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Bank Secrecy Act Records Lead to Funds for Restitution in Insurance Fraud

A series of CTRs proved crucial in identifying bank accounts used to hide proceeds obtained through insurance fraud. The fraud involved a contractor who misrepresented the number of workers in his temporary employment service. Authorities used BSA data to identify assets belonging to perpetrators.

The defendant owned and operated a company that provided temporary employees to businesses in a neighboring state. The company, which changed names a number of times in a span of five years, generally employed over 100 laborers, but only paid insurance premiums based on declarations to insurance companies that the company employed only a little more than 10 laborers.

The scheme primarily involved creating two separate companies on paper. One company would employ approximately 10 percent of the employees and the other the remaining 90 percent. An insurance policy would be purchased only for the small company. The companies had very similar names so that they were able to mislead businesses in the neighboring state into believing the policy covered all employees of both companies. Whenever an employee was injured, the company would either arrange to pay the injured worker to avoid filing a claim, or it would file a claim in the name of the covered company. Over the course of five years, the companies were able to defraud two insurance companies of millions of dollars in premiums.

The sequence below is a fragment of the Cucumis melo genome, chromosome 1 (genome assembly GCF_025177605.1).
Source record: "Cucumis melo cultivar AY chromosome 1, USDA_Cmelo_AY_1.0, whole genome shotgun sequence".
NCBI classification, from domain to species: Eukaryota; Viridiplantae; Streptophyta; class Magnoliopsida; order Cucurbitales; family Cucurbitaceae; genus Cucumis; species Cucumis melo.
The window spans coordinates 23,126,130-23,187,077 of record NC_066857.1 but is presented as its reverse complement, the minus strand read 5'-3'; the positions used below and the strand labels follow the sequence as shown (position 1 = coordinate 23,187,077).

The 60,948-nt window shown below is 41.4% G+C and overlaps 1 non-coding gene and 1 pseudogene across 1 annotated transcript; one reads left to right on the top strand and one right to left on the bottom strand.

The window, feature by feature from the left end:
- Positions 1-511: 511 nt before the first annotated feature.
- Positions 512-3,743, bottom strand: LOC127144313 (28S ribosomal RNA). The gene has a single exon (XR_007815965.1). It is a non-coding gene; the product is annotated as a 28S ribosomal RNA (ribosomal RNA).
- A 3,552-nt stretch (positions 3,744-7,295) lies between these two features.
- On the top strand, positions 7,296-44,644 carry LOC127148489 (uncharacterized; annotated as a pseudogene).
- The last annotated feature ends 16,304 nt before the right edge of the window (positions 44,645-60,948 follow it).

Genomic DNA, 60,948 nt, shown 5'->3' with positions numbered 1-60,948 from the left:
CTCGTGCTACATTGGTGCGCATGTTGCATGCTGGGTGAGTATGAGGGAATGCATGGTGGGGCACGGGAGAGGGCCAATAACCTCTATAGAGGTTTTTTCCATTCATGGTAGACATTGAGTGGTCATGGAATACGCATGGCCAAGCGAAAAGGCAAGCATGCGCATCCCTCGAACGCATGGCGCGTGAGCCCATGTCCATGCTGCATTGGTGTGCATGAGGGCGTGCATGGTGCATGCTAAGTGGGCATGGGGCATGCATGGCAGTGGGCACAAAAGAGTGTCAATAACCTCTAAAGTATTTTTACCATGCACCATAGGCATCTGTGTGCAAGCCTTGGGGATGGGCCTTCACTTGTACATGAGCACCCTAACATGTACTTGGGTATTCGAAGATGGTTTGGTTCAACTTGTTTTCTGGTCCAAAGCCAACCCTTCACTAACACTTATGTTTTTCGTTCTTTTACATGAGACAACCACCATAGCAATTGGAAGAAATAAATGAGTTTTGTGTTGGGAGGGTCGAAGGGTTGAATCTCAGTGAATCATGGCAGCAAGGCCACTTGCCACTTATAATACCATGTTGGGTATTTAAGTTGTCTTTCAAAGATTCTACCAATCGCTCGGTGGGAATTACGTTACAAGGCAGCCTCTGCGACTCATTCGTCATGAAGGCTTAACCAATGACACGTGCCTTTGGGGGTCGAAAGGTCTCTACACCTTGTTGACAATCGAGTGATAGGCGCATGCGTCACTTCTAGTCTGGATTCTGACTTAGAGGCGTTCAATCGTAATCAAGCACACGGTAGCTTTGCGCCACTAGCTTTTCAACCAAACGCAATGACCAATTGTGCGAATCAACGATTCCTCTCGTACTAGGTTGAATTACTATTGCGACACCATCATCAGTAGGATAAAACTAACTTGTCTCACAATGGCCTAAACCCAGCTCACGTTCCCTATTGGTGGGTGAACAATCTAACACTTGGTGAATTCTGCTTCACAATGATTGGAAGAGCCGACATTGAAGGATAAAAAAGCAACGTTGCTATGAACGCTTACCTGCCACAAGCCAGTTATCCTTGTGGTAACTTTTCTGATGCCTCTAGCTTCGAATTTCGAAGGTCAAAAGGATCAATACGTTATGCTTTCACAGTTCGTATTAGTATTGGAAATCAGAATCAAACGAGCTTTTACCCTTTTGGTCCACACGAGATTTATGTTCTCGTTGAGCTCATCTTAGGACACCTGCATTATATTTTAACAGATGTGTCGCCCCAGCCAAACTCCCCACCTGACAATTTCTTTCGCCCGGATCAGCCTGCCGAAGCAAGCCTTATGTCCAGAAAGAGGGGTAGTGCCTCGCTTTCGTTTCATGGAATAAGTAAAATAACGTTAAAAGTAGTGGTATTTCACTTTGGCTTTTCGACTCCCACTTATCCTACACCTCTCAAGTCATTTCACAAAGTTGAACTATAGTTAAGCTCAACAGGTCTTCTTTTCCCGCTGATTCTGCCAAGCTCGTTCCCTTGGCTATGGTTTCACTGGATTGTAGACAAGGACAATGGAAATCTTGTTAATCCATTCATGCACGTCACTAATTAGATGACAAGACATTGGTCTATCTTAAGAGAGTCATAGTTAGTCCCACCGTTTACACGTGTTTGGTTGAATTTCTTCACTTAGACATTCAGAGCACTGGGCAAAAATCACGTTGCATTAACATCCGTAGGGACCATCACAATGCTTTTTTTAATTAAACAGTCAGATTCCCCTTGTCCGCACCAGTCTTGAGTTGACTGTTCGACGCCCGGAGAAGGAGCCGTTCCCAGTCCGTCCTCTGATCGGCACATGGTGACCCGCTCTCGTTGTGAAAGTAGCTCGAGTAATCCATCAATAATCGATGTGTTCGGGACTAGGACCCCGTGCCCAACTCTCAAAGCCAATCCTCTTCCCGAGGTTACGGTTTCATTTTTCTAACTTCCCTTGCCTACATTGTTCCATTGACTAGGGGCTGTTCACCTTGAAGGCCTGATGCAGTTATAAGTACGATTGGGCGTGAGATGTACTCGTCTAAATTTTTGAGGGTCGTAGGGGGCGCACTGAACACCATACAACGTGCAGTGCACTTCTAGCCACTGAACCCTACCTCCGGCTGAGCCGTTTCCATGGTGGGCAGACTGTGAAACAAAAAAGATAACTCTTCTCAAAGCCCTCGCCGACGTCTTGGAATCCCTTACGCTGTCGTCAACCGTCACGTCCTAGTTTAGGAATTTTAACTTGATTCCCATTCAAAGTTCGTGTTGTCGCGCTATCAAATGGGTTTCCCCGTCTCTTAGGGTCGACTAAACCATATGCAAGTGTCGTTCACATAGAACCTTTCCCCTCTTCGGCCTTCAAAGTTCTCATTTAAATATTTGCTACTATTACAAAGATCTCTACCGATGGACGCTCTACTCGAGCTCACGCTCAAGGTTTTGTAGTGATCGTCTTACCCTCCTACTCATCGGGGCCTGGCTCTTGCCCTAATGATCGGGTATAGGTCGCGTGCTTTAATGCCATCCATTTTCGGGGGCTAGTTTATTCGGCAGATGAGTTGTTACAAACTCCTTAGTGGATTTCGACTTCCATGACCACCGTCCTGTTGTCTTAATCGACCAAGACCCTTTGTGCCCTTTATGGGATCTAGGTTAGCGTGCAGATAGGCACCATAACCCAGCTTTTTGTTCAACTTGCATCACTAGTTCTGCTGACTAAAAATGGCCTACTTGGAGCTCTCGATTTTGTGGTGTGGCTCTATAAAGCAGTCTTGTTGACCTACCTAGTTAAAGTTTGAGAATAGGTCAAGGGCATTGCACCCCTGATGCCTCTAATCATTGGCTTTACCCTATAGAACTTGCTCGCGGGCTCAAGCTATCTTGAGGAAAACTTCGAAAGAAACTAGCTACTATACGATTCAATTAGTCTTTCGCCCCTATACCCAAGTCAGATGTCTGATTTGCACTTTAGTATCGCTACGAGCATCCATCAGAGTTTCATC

In late 2005, the defendant was sentenced in U.S. District Court for his part in the scheme to defraud insurance companies of millions of dollars. His sentence included 108 months in prison, and he was ordered to pay in excess of $5 million in restitution to the two insurance companies.

Moreover, evidence at the defendantís trial showed that he was also engaged in an elaborate scheme to avoid paying taxes on profits from his employment service. BSA data also helped unravel this second scheme.

This scheme was accomplished by creating false business expenses and invoices from fictitious trucking companies. Money was moved from one company account to another, before converting it to currency by cashing checks at a grocery store. The defendantís company also used fictitious gasoline purchase invoices in its scheme.

The matter was turned over to the investigating arm of the stateís Department of Insurance and ultimately to the U.S. Postal Inspection Service. Federal officers seized or placed under court ordered restraint numerous assets belonging to the defendant including cash, certificates of deposit, vehicles, airplanes, homes and personal assets. The total value of the assets seized approached the amount by which the insurance companies had been defrauded.

A Postal investigator said that by searching BSA information the Postal Service was able to identify two large bank accounts with a total balance of over half a million dollars. He also stated that these two accounts were the largest found belonging to the defendant. Authorities seized the funds in the accounts and designated it for restitution to the insurance companies.

(Investigating Agency: U.S. Postal Inspection Service)

[Published in The SAR Activity Review Ė Trends, Tips & Issues, Issue 10, May 2006]





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